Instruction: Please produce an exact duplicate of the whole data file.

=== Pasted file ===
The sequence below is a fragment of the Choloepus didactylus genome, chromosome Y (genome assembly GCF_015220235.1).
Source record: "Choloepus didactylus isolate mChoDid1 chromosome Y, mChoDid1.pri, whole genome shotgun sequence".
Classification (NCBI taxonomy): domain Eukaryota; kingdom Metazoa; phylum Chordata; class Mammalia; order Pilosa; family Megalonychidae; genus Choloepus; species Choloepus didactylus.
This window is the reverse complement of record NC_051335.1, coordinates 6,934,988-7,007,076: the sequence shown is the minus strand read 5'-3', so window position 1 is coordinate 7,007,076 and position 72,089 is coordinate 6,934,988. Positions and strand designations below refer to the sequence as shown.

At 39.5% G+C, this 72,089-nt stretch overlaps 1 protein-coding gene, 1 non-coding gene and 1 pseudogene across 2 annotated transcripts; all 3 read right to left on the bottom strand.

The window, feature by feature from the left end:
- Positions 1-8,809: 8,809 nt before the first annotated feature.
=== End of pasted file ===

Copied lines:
The sequence below is a fragment of the Choloepus didactylus genome, chromosome Y (genome assembly GCF_015220235.1).
Source record: "Choloepus didactylus isolate mChoDid1 chromosome Y, mChoDid1.pri, whole genome shotgun sequence".
Classification (NCBI taxonomy): domain Eukaryota; kingdom Metazoa; phylum Chordata; class Mammalia; order Pilosa; family Megalonychidae; genus Choloepus; species Choloepus didactylus.
This window is the reverse complement of record NC_051335.1, coordinates 6,934,988-7,007,076: the sequence shown is the minus strand read 5'-3', so window position 1 is coordinate 7,007,076 and position 72,089 is coordinate 6,934,988. Positions and strand designations below refer to the sequence as shown.

At 39.5% G+C, this 72,089-nt stretch overlaps 1 protein-coding gene, 1 non-coding gene and 1 pseudogene across 2 annotated transcripts; all 3 read right to left on the bottom strand.

The window, feature by feature from the left end:
- Positions 1-8,809: 8,809 nt before the first annotated feature.